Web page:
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Thunder and lightning. Enter devils with covered
dishes; Mephistophilis leads them into
Faustus' study. Then enter

I think my master means to die shortly. He hath made
his will and given me his wealth, his house, his goods, and store of
golden plate, besides two thousand ducats ready coined. I
wonder what he means. If death were nie, he would not fro-
lick thus. He's now at supper with the scholars, where there's
such belly-cheer as Wagner in his life ne'er saw the like. And
see where they come; belike the feast is done. Exit.

Enter Faustus, Mephistophilis, and two or three

1. Schol.
Master Doctor Faustus, since our conference about
fair ladies, which was the beautifullest in all the world, we
have determined with ourselves that Helen of Greece was
the admirablest lady that ever lived. Therefore, Master Doctor, if
you will do us so much favor as to let us see that peerless
dame of Greece, whom all the world admires for majesty, we
should think ourselves much beholding unto you.

Gentlemen, for that I know your friendship is unfeigned,
1795It is not Faustus' custom to deny
The just request of those that wish him well.
You shall behold that peerless dame of Greece,
No otherwise for pomp or majesty,
Than when Sir Paris cross the seas with her,
1800And brought the spoils to rich Dardania.
Be silent then, for danger is in words.

Music sounds. Mephistophilis brings in Helen; she passeth
over the stage.

Was this fair Helen whose admired worth
1805Made Greece with ten years wars afflict poor Troy?

Too simple is my wit to tell her worth,
Whom all the world admires for majesty.

Now we have seen the pride of nature's work,
We'll take our leaves, and for this blessed sight
1810Happy and blest be Faustus evermore. Exeunt Scholars.

Gentlemen, farewell; the same wish I to you.

Enter an Old Man.

Old Man.
O, gentle Faustus, leave this damned art,
This magic, that will charm thy soul to hell,
1815And quite bereave thee of salvation.
Though thou hast now offended like a man,
Do not persever in it like a devil.
Yet, yet, thou hast an amiable soul,
If sin by custom grow not into nature;
1820Then, Faustus, will repentance come too late,
Then thou art banished from the sight of heaven;
No mortal can express the pains of hell.
It may be this my exhortation
Seems harsh, and all unpleasant; let it not,
1825For, gentle son, I speak it not in wrath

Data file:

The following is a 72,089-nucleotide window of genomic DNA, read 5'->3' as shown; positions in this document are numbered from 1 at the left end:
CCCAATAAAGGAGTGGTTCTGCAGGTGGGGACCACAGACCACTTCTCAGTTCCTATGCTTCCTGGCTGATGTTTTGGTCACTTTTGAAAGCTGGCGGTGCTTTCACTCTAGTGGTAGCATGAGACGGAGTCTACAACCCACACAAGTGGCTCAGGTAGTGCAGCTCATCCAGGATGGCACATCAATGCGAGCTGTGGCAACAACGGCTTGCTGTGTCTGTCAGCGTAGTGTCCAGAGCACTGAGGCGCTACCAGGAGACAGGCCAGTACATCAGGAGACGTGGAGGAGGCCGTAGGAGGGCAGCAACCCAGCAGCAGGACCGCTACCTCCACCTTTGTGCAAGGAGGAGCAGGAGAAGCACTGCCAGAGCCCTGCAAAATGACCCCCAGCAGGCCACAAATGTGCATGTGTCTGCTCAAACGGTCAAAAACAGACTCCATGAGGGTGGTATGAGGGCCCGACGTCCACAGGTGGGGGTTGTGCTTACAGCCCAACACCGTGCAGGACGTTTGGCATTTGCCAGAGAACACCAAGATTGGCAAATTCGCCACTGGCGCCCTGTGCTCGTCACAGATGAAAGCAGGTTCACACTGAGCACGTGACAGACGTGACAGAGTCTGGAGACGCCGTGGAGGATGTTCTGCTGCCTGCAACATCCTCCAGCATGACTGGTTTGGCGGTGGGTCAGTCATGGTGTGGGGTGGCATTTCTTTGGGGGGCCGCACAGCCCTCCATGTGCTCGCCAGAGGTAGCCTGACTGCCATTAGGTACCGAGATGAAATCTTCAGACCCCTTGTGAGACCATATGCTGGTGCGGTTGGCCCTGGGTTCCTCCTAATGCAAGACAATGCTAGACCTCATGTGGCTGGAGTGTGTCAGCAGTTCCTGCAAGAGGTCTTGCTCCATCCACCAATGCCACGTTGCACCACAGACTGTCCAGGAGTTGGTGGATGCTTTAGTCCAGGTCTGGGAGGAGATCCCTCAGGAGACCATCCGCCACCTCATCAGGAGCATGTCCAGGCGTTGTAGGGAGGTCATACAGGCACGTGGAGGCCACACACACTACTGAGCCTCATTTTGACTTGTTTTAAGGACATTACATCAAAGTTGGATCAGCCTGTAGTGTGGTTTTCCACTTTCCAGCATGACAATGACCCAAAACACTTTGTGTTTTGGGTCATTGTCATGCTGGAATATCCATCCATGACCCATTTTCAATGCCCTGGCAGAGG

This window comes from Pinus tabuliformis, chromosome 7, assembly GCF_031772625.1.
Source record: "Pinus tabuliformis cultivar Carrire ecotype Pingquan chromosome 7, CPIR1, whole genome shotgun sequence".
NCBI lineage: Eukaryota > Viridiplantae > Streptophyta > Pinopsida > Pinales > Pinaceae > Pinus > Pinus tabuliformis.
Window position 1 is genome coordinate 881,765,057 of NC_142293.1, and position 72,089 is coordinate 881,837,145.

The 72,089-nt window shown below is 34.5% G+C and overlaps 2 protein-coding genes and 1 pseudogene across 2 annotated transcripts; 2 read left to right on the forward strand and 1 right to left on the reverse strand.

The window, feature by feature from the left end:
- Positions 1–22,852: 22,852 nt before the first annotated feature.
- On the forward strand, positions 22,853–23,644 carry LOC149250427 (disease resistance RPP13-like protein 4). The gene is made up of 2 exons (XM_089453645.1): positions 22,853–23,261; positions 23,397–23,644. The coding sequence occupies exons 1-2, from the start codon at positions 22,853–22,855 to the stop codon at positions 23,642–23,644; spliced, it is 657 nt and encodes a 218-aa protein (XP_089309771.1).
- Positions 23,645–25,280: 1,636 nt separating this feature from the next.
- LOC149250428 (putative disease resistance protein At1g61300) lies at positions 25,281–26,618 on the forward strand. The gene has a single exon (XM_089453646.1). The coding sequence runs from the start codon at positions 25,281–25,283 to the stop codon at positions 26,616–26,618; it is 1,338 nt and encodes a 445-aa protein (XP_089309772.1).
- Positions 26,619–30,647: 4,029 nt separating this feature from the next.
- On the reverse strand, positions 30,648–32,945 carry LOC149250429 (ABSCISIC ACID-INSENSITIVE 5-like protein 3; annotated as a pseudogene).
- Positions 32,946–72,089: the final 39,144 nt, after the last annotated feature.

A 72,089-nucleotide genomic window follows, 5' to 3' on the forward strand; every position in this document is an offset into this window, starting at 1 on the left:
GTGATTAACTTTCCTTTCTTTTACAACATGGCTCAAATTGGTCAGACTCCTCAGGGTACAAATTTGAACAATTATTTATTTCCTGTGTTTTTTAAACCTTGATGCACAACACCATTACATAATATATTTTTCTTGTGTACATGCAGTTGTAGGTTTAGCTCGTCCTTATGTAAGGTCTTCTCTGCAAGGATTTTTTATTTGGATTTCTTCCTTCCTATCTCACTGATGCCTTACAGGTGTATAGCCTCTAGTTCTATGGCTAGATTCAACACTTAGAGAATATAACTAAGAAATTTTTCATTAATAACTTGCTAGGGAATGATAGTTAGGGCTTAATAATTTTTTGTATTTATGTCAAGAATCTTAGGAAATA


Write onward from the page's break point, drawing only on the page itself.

Or envy of thee but in tender love,
And pity of thy future misery.
And so have hope, that this my kind rebuke,
Checking thy body, may amend thy soul.

1830 Where art thou, Faustus? Wretch, what hast thou done?
Hell claims his right, and with a roaring voice
Says, Faustus, come, thine hour is almost come,Mephistophilis

And Faustus now will come to do thee right.

O stay, good Faustus, stay thy desperate steps.
1835I see an angel hover o'er thy head,
And with a vial full of precious grace,
Offers to pour the same into thy soul,
Then call for mercy, and avoid despair.

O, friend, I feel thy words to comfort my distressed soul.
1840Leave me a while to ponder on my sins.

Faustus, I leave thee, but with grief of heart,
Fearing the enemy of thy hapless soul. Exit.

Accursed Faustus, wretch what hast thou done?
I do repent, and yet I do despair,
1845Hell strives with grace for conquest in my breast.
What shall I do to shun the snares of death?
Thou traitor, Faustus, I arrest thy soul,
For disobedience to my sovereign lord.
Revolt or I'll in piecemeal tear thy flesh.

1850I do repent I e'er offended him.
Sweet Mephistophilis, entreat thy lord
To pardon my unjust presumption,
And with my blood again I will confirm
The former vow I made to Lucifer.
1855Do it then, Faustus, with unfeigned heart,
Lest greater dangers do attend thy drift.
Torment, sweet friend, that base and aged man
That durst dissuade me from thy Lucifer,
With greatest torment that our hell affords.

1860His faith is great; I cannot touch his soul,
But what I may afflict his body with,
I will attempt, which is but little worth.

One thing, good servant, let me crave of thee
To glut the longing of my heart's desire,
1865That I may have unto my paramour,
That heavenly Helen, which I saw of late,
Whose sweet embraces may extinguish clear
Those thoughts that do dissuade me from my vow,
And keep my vow I made to Lucifer.

1870This, or what else my Faustus shall desire,
Shall be performed in twinkling of an eye.

Enter Helen again, passing over between
two cupids.

Was this the face that launched a thousand ships,
1875And burnt the topless towers of Ilium?
Sweet Helen, make me immortal with a kiss.
Her lips suck forth my soul; see where it flies.
Come, Helen, come, give me my soul again.
Here will I dwell, for heaven is in these lips,
1880And all is dross that is not Helena.
I will be Paris, and for love of thee,
Instead of Troy shall Wittenberg be sacked,
And I will combat with weak Menelaus,
And wear thy colours on my plumed crest.
1885Yea, I will wound Achilles in the heel,
And then return to Helen for a kiss.
O, thou art fairer than the evening's air
Clad in the beauty of a thousand stars.
Brighter art thou then flaming Jupiter,
1890When he appeared to hapless Semele,
More lovely than the Monarch of the sky,
In wanton Arethusa's azure arms,
And none but thou shalt be my paramour. Exeunt.

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